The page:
Monday, March 30, 2009

Inquiry Topic

Topic of Inquiry
The inner city environment constantly struggles to survive. Non-profit community organizations work hard to assist poor and working class families by focusing on hunger, housing, and health care. While all are essential and deserving of attention, they typically overshadow education. Dangerous neighborhoods and stressful lives take students’ focus away from school. When children have to worry about survival, school is just another burden. Quality education is dependent upon students who are focused and motivated to learn. A strong educational system is essential to community development, whether it be providing afterschool enrichment, parental support, or adult education. “What sense does it make to try to reform urban schools while the communities around them stagnate or collapse? Conversely, can community-building and development efforts succeed in revitalizing inner city neighborhoods if the public schools within them continue to fail their students?” (Warren 133) A strong, partnership between a school and its community must exist if urban areas hope to improve and succeed.

I seek to better understand the relationship between schools and communities in Newark, NJ and the efforts being made to improve quality of life and education. I will achieve this by gathering information from journal articles, surveying an area of Newark within the Central Ward, observing a successful school-community environment, interviewing a former student of the Newark public school system and, hopefully, a Newark administrator and/or a professor experienced in urban policy reform, as well as administering a brief questionnaire to Newarkers with hopes of learning more about individual views of the community with regards to education.
Below are questions that will guide my research, initially
Once the location is established: What is the current state of the community? What is the current relationship between school and the community? What are different efforts being made to combine efforts of communities and schools? Which has more motivation to assist the other? When combining forces, who initiates, who “runs programs,” who takes responsibility to oversee success/progress? What role do administrators play in urban education/community improvement? What role do teachers play in urban education/community improvement? How can community initiative improve educational success, and vice versa? What are different approaches that have been taken to improve life? What are the collective goals of a community-school relationship? How are schools reaching out to the community? What incentives are necessary to or have been successful in increasing community involvement? Why have the successful programs been successful? What are some of the innovative strategies/ideas/plans in place now? What do they require? How realistic are they in a typical community? How easy is it to receive donations from foundation/non-profit organizations? How are organizations incorporating education into social reform/community improvement? How often is education included in major social reform projects? Why have struggling schools failed? What trends continue to fail?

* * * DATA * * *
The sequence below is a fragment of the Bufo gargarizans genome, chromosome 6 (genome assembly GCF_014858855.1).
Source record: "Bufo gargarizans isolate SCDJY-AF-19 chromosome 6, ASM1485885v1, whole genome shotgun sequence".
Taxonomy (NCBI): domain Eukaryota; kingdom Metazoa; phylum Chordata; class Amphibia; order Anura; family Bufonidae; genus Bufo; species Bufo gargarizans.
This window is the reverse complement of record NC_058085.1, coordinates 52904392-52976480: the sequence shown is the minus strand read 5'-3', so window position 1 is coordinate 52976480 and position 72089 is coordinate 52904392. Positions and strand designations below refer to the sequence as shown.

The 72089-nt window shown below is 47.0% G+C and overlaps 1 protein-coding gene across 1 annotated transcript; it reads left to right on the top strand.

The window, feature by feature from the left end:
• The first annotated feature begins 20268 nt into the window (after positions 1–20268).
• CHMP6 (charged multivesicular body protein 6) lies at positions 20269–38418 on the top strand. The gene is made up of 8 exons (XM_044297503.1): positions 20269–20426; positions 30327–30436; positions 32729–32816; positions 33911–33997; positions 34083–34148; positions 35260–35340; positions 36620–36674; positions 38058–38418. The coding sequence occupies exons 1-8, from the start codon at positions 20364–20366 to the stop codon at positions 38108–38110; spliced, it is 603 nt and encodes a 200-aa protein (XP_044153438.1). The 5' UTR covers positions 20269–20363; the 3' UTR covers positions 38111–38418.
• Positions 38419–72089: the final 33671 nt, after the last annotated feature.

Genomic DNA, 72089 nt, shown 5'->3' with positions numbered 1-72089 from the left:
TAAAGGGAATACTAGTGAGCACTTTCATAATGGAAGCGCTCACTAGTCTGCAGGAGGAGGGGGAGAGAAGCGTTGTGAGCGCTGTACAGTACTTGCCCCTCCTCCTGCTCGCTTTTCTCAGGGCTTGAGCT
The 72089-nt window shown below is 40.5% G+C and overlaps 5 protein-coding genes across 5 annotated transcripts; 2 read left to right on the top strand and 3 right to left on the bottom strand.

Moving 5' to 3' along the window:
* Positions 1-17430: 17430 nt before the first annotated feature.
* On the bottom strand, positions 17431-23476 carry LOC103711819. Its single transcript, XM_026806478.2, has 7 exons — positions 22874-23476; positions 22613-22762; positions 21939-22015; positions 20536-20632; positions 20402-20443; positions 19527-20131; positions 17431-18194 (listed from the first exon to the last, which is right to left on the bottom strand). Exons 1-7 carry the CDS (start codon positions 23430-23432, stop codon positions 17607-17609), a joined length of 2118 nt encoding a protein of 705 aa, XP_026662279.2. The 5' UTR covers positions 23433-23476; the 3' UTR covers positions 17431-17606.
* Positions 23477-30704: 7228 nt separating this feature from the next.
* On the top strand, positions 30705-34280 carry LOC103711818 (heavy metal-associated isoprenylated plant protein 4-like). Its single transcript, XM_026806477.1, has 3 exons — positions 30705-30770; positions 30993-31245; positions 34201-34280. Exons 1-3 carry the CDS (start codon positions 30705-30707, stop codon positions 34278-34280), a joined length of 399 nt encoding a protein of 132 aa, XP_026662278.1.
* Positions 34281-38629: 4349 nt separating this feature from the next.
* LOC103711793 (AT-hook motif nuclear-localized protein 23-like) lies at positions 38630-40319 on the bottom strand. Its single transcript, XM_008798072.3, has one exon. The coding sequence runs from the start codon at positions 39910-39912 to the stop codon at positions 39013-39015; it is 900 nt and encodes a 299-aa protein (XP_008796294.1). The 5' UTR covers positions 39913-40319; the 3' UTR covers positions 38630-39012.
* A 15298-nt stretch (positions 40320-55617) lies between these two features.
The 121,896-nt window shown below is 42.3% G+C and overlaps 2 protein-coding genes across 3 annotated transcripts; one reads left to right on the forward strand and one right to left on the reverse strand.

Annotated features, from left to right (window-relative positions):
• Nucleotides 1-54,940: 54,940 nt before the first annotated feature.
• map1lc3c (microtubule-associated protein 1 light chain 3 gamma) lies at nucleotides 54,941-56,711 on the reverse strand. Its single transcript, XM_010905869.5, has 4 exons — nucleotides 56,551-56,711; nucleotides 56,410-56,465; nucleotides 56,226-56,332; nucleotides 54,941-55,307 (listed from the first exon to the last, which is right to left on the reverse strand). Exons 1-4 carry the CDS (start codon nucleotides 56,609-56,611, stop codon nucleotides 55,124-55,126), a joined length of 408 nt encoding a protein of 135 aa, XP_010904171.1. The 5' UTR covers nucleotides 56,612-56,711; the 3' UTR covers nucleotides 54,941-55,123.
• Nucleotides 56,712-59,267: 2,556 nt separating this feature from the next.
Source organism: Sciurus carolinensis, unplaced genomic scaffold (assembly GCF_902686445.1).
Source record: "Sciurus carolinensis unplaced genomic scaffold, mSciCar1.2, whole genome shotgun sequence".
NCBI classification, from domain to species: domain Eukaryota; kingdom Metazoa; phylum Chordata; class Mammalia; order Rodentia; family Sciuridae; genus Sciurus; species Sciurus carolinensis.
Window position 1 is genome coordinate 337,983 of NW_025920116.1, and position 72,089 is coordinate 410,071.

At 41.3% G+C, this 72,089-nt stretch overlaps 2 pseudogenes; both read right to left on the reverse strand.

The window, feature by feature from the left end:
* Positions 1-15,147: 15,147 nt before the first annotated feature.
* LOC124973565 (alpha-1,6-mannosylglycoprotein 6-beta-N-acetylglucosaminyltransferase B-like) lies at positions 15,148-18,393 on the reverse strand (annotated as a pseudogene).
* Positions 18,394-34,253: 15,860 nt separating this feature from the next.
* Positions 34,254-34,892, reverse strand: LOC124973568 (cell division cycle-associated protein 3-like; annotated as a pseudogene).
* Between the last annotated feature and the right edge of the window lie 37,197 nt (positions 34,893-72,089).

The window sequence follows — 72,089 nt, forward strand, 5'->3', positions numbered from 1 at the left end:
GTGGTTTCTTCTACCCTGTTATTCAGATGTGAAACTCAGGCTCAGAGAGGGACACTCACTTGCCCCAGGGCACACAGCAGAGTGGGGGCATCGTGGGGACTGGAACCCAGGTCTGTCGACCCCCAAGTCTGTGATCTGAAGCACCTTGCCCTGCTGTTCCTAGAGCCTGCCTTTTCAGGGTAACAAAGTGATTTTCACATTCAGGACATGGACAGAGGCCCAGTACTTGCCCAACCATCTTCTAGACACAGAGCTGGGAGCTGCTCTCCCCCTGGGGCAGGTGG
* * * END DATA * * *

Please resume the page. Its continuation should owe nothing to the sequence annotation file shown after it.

Possible interviews – with possible questions
Ms. Jacquelyn Hartsfield, Principal of Quitman Street Community School
What initiatives were taken to develop a strong, successful relationship between community and school?
How can other schools duplicate your success?
What were some “bumps in the road?”
What was necessary to overcome?
How did you attract members of the community to contribute?
Giselle Role, former Newark public school student
How/where did you grow up (family life, economically, socially)?
What were your experiences as a student in Newark? (names of schools, locations, types of schools, quality)
Were there any signs of a community-school partnership?
Differences among school type (Magnet schools, charter schools, community schools)? (funding, involvement, opportunity)
Norman Glickman, Rutgers University Urban Policy Researcher
How do Urban Policy reformers view education when setting priorities in a community?
What strides have been made in urban policy reform with regard to education?
Which policies have been successful?
What are the biggest obstacles experienced while trying to improve the community?

Public Questionnaire (subject to change)
What is the relationship between your community and its schools?
Does the community offer any programs or services through the public schools?
What changes would you like to see in terms of community and/or education development?
How can the community and its school work together to produce mutual benefits?

Monday, March 23, 2009

Annotated Bibliography

Schwartz, W. (1997). Urban School-Community Parent Programs To Prevent Drug
Use. New York, NY: ERIC Clearinghouse on Urban Education.